Indian Rummy

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Indian Cherokee Rummy (or Paplu) is a card game in India with little variation from original rummy. It may be considered a cross between Rummy 500 and gin rummy. Indian Rummy is a variant of the rummy game popular in India that involves making valid sets out of 13 cards that are distributed among every player on the table. Each player is dealt 13 cards initially; if the number of players is 2, then a 52 cards deck is chosen for the game and if there are 6 players, two decks of 52 cards each is combined for the game. Each player has to draw and discard cards by turns till one player melds their cards with valid sets that meet the Rummy validation rules. It could be that Indian Rummy evolved from a version of Rummy in South Asia, Celebes Rummy, also called Rhuk.[1]

Two kinds of sets are possible: a run of consecutive suited cards, and three or four of a kind (with no duplicate suits.) The basic requirement for winning a hand is at least two sequences, one of which must be "pure", i.e., made without any jokers.


The Mughals enjoyed a game called Ganjifa, which led to the introduction of card games in the 16th century. It was first developed as a court game with a lavish deck of playing cards composed of priceless materials and gems.[2] Today, Indian Rummy is a card-melding game popular in the Indian sub-continent.


Indian Rummy is similar to the standard Rummy game,[3] the only difference being the number of card dealt: a set of 13 cards is dealt to each player.

It is a game of 2-6 players. For 2 players, 2 decks of cards are used. For more than 2 players, the game makes use of 3 decks. Each player gets 13 cards in the beginning; which they have to meld into valid sequences and/or sets. 5, 6, 7 of same suit, is an example of a sequence or run and 7, 7, 7 of different suit is a set.[4]

It is a draw and discard based game, wherein each player picks a card from the open pile or the closed deck upon their turn and discards a card to the open pile. Indian Rummy also makes use of joker cards. These cards can be used as substitutes for any card to form combinations.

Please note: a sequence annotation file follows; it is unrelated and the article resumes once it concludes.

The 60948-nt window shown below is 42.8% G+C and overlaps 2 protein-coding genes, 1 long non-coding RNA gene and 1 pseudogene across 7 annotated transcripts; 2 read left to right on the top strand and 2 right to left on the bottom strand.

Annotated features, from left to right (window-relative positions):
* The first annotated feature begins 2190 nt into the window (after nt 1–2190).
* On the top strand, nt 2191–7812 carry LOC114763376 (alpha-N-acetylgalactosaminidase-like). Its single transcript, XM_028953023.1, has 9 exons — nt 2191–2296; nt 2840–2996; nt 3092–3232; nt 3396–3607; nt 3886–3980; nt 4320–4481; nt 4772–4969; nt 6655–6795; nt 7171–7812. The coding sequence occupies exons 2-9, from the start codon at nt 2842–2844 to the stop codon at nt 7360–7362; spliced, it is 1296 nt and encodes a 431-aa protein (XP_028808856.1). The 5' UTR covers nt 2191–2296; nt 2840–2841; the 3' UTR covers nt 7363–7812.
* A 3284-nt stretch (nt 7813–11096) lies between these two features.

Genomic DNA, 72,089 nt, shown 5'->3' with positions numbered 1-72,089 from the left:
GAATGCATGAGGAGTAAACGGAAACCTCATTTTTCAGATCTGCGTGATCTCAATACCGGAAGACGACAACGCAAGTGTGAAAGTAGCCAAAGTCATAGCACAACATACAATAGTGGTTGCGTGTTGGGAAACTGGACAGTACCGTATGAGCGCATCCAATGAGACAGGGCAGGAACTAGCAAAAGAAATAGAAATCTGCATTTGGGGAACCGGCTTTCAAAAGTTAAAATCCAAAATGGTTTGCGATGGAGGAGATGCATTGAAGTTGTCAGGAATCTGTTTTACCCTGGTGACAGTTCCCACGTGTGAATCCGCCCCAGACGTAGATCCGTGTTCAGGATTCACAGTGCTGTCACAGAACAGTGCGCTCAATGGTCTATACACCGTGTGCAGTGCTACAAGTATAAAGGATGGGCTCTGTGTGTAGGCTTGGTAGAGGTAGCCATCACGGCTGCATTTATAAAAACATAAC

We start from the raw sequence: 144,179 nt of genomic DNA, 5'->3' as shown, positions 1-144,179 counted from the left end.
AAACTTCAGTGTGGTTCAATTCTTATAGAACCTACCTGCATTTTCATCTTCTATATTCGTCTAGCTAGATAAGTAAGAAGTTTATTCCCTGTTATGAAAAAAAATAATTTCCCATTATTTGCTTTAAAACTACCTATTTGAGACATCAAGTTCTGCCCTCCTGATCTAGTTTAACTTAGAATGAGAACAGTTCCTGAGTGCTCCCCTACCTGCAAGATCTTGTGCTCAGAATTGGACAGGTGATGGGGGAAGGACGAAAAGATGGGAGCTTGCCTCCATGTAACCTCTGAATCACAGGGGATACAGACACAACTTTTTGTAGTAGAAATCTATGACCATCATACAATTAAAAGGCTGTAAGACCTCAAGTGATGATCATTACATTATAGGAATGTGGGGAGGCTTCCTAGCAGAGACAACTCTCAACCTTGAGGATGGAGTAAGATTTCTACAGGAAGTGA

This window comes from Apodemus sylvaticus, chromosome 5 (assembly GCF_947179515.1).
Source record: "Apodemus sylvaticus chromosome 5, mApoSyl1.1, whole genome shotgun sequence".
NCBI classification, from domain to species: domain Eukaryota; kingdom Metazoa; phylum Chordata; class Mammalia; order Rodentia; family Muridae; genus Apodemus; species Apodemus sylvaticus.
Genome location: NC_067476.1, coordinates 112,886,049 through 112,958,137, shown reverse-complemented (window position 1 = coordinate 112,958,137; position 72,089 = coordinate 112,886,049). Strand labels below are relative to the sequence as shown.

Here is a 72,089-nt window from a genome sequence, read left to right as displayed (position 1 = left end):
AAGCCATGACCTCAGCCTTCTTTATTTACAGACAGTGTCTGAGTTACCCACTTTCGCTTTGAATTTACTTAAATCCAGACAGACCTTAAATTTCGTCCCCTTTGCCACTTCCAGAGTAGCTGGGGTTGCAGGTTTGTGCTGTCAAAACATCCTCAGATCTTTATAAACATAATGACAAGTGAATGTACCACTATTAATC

Each card holds specific points. Number cards carry points equal to their face value. Face cards, namely Jacks, Queens, Kings, and Aces hold 10 points each. Jokers are worth zero points. As players meld their cards, their point score decreases. The player who achieves zero points first of all, wins the game.

The player who forms valid runs and/or sets before all other players is the winner. The rules of the game say that there must be at least two runs, and one of them must be pure, i.e., it does not contain any joker. To exemplify, 8, 9, 10 of same suit of card is a pure run, while 8, 9, Joker is an impure run. Players can meld their remaining cards into either sets or runs.

Each player picks a card from the closed/open deck and discards a card to the open deck. The gameplay goes on in an anti-clockwise manner until the winner completes required sets & sequences. The basic 13-card strategy is to make valid sequences and sets before one's opponents.

Once either player discards a card in the discard stack face down,[citation needed] the game will end. The players needs to arrange the cards and then place them on the table to show their hands to other players. If the players hand meets the objective, they are declared the winner. If not, all opponents[which?] are declared as winners and the player ended the game will be declared as loser.